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Outward SignsThe Powerlessness of External Things in Augustine's Thought$
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Phillip Cary

Print publication date: 2008

Print ISBN-13: 9780195336498

Published to Oxford Scholarship Online: May 2008

DOI: 10.1093/acprof:oso/9780195336498.001.0001

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Conclusion

Conclusion

Chapter:
(p.253) Conclusion
Source:
Outward Signs
Author(s):

Phillip Cary (Contributor Webpage)

Publisher:
Oxford University Press
DOI:10.1093/acprof:oso/9780195336498.003.0012

One can reject Augustine's inward turn without rejecting classical theism. The crucial alternative is to find the eternal being of God in external things, as in the Orthodox reverence for icons, the Catholic piety of the sacraments, the Protestant faith in the word of God, and, behind them all, the church's devotion to Christ's life‐giving flesh. This outward turn means finding God as another person, which is to say, someone outside us. It also means, contrary to liberal theology and the modern turn to experience, that Christian experience is not the source of Christian faith but is derived from external things in which we believe—external things that form our hearts by giving form to our life in community.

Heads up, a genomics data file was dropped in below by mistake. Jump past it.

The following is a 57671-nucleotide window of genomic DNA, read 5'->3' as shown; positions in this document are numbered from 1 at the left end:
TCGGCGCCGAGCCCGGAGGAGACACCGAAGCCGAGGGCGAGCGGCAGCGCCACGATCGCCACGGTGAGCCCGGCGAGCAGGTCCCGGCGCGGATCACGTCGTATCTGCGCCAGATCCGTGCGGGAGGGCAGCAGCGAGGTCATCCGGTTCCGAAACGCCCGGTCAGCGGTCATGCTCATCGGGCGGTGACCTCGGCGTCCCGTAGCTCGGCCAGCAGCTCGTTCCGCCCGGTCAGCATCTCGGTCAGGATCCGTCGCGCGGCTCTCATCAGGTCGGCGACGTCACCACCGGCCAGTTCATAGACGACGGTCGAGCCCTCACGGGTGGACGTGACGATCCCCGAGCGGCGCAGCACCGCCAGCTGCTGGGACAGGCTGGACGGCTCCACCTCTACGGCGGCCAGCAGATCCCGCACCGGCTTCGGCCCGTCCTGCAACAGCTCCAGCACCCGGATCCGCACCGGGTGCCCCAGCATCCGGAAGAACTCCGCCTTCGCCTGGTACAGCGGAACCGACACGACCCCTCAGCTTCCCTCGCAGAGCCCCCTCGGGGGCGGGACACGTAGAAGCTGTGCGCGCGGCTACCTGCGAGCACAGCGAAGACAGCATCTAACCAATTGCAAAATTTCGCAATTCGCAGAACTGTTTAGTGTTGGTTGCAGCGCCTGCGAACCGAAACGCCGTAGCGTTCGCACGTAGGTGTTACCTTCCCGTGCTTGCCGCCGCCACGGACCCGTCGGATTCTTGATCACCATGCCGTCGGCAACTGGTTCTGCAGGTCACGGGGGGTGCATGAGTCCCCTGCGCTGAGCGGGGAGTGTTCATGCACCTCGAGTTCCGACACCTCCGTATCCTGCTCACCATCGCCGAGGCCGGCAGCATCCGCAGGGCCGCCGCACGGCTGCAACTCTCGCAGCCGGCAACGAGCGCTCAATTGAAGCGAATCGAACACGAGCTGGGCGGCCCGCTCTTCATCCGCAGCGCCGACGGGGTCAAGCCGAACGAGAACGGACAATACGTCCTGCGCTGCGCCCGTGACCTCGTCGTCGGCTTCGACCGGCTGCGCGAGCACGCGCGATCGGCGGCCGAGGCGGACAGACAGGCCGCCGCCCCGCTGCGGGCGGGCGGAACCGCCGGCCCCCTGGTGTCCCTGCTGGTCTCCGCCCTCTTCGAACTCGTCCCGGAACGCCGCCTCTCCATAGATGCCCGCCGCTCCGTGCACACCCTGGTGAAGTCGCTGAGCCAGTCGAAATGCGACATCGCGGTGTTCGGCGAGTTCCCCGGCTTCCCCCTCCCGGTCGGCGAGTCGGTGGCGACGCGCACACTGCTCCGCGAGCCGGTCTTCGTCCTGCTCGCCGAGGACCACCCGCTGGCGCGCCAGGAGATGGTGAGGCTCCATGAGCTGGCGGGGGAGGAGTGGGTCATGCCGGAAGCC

Keywords:   Augustine, inward turn, classical theism, icons, sacraments, faith, person, external, experience

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